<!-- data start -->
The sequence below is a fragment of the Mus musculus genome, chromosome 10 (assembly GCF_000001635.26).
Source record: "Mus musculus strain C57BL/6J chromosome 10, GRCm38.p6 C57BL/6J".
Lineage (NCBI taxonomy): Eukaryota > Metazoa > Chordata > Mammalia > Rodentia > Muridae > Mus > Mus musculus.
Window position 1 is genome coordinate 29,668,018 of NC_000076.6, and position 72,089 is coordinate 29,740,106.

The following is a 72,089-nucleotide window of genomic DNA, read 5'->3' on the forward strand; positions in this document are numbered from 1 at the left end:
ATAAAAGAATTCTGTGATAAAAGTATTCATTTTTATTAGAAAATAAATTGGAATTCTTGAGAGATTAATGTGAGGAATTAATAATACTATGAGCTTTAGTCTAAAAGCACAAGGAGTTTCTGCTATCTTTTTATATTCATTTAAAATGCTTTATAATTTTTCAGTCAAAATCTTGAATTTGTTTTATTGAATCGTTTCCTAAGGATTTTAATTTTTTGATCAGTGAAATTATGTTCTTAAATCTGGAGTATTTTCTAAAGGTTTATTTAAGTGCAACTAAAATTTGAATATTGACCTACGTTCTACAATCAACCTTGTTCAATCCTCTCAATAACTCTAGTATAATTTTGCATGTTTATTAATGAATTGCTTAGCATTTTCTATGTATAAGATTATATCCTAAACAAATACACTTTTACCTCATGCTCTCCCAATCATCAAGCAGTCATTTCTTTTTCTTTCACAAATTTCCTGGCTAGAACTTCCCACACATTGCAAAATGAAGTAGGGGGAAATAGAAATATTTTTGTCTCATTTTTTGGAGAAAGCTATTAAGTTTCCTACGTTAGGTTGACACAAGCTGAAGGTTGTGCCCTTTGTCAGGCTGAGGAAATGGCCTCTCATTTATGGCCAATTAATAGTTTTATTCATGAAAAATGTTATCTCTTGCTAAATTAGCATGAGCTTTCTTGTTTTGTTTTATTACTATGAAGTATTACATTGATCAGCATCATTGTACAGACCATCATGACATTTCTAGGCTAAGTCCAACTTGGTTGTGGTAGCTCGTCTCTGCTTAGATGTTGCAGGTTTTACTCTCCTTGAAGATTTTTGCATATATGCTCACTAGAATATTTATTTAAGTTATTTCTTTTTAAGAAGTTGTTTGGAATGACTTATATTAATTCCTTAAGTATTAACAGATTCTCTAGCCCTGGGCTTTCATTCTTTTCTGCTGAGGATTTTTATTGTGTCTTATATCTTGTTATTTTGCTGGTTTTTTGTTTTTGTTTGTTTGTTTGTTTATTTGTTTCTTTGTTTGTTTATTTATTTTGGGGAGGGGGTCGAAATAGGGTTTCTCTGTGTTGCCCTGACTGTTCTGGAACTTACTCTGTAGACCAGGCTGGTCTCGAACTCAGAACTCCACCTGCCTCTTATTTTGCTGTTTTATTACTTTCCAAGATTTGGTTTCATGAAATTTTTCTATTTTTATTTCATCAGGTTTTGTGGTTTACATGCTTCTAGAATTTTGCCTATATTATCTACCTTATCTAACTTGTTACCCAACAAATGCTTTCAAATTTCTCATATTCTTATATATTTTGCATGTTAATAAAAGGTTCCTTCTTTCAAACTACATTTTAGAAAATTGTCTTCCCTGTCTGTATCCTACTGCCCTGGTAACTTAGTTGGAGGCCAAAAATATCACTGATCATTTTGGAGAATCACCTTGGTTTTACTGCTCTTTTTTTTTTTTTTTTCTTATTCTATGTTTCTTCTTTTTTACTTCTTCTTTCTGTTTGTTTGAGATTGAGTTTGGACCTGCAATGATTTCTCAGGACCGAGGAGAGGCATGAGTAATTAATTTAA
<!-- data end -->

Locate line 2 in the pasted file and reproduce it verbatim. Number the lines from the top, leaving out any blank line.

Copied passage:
Source record: "Mus musculus strain C57BL/6J chromosome 10, GRCm38.p6 C57BL/6J".